The Biotic Woman: A Conversation About Rewilding with Caroline Fraser
Ecosystems—systems, mind you—are as much interconnected and interdependent on us as we are on them. It's a simple premise, but understanding how to mitigate and undo the harm done to the planet by humans is another matter. Caroline Fraser, author of the recently released Rewilding the World: Dispatches from the Conservation Revolution, says it very simply: "Lose the animals, lose the ecosystem. Lose the ecosystems, game over." It isn't just pollution that can be solved by riding a bicycle; exponential population growth, destructive agricultural practices, and the widespread extinction of countless species of native animals are all critical environmental issues that demand the attention of young activists, perhaps moreso than any other issue. And yet, there are so many hopeful examples of people doing just that: responding with the determination and clarity needed to address the growing list of problems our generation faces.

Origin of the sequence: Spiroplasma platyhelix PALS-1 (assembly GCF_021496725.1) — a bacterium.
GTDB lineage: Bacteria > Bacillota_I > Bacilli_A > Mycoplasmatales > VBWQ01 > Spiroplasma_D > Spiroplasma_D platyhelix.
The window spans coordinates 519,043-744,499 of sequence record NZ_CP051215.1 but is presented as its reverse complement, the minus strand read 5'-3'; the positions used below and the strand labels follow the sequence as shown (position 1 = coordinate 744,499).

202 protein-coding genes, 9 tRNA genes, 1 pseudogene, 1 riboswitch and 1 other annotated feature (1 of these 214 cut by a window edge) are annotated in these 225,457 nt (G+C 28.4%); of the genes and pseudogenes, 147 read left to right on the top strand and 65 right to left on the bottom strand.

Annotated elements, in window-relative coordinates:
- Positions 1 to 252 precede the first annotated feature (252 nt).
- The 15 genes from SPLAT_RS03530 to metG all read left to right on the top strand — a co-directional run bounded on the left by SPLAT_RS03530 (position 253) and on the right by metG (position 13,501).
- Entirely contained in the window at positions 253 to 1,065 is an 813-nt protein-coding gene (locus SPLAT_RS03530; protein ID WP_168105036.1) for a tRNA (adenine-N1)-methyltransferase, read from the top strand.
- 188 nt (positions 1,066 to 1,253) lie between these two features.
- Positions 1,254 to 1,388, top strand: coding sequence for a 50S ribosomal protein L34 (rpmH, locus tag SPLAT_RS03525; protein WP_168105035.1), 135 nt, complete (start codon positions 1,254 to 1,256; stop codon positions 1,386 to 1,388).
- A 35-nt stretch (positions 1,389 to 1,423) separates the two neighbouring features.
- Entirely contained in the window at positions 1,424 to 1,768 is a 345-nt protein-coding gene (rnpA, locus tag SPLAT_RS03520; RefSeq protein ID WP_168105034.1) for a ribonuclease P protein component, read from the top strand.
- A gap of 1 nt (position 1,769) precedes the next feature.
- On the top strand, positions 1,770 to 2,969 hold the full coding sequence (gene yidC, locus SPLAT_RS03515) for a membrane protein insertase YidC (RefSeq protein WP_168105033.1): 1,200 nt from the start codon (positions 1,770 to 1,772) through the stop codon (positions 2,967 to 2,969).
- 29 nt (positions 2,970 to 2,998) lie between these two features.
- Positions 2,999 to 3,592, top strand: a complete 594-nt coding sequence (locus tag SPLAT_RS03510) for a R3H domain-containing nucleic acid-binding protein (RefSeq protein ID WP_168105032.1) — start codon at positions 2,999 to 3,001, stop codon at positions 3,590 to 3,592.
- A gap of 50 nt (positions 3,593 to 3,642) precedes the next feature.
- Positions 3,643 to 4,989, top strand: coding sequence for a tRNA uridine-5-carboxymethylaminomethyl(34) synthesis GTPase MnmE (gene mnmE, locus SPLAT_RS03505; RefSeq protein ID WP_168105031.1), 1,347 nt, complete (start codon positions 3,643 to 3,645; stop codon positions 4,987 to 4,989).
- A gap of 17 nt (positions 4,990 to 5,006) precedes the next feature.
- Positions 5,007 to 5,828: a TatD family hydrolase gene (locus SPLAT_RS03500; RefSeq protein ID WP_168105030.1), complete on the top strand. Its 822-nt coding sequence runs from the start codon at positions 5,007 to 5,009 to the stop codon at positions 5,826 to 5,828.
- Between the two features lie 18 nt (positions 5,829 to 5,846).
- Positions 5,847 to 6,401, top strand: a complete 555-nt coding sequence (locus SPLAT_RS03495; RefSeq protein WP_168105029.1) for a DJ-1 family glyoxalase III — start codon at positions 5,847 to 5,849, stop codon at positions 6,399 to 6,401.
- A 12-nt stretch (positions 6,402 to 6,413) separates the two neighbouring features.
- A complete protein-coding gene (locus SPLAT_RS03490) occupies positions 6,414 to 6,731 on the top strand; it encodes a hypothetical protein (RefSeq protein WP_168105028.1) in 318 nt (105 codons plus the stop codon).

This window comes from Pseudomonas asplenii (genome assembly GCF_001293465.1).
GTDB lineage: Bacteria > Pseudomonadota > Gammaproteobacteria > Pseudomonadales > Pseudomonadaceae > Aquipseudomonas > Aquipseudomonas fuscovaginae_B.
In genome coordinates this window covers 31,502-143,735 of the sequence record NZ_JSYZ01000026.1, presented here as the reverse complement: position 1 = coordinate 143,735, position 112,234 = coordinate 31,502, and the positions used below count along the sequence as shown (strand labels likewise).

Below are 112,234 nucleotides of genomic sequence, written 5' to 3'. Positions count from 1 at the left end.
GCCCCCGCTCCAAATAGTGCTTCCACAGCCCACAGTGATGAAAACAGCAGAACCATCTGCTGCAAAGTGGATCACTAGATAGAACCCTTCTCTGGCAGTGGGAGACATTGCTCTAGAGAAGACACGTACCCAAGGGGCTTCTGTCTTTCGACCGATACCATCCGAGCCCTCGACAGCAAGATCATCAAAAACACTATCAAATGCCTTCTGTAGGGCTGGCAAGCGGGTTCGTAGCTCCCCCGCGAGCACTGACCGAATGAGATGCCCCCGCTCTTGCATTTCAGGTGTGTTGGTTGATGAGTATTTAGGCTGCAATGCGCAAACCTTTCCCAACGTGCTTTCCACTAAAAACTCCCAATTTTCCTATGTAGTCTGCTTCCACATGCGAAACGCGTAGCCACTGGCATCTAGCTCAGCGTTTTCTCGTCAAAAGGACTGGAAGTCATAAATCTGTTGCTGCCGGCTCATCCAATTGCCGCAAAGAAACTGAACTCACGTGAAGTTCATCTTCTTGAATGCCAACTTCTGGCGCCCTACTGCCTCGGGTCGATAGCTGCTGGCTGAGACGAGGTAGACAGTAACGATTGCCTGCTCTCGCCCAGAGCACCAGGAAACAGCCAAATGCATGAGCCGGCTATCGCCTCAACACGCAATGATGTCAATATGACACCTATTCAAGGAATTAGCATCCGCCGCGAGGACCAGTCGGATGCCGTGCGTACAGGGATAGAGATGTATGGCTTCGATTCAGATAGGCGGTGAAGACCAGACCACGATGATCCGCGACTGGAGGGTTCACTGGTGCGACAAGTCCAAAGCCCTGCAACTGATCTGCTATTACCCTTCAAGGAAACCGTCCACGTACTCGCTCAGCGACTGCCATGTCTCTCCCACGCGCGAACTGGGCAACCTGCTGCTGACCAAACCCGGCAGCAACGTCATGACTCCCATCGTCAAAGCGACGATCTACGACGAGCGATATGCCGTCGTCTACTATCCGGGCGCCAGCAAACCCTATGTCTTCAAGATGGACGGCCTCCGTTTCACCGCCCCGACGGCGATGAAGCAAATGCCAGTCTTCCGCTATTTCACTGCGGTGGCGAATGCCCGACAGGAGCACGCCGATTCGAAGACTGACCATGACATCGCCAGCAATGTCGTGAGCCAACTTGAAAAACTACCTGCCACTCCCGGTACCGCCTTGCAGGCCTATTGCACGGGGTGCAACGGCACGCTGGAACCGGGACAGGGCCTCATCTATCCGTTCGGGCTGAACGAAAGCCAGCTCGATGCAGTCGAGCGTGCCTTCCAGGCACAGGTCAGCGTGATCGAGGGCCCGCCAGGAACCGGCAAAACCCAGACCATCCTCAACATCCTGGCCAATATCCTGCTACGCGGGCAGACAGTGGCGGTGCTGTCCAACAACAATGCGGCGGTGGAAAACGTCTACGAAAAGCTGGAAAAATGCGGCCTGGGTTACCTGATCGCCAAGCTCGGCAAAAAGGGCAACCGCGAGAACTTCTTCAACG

You've really got to read Caroline Fraser's book to get the full scope of the problem—and the myriad solutions—so hopefully this will whet your appetite for more. An extraordinarily gifted writer and thinker, she recently spoke with me about rewilding, biodiversity, and the pitfalls of modern agriculture.
How has modern agriculture and livestock breeding disrupted natural habitats?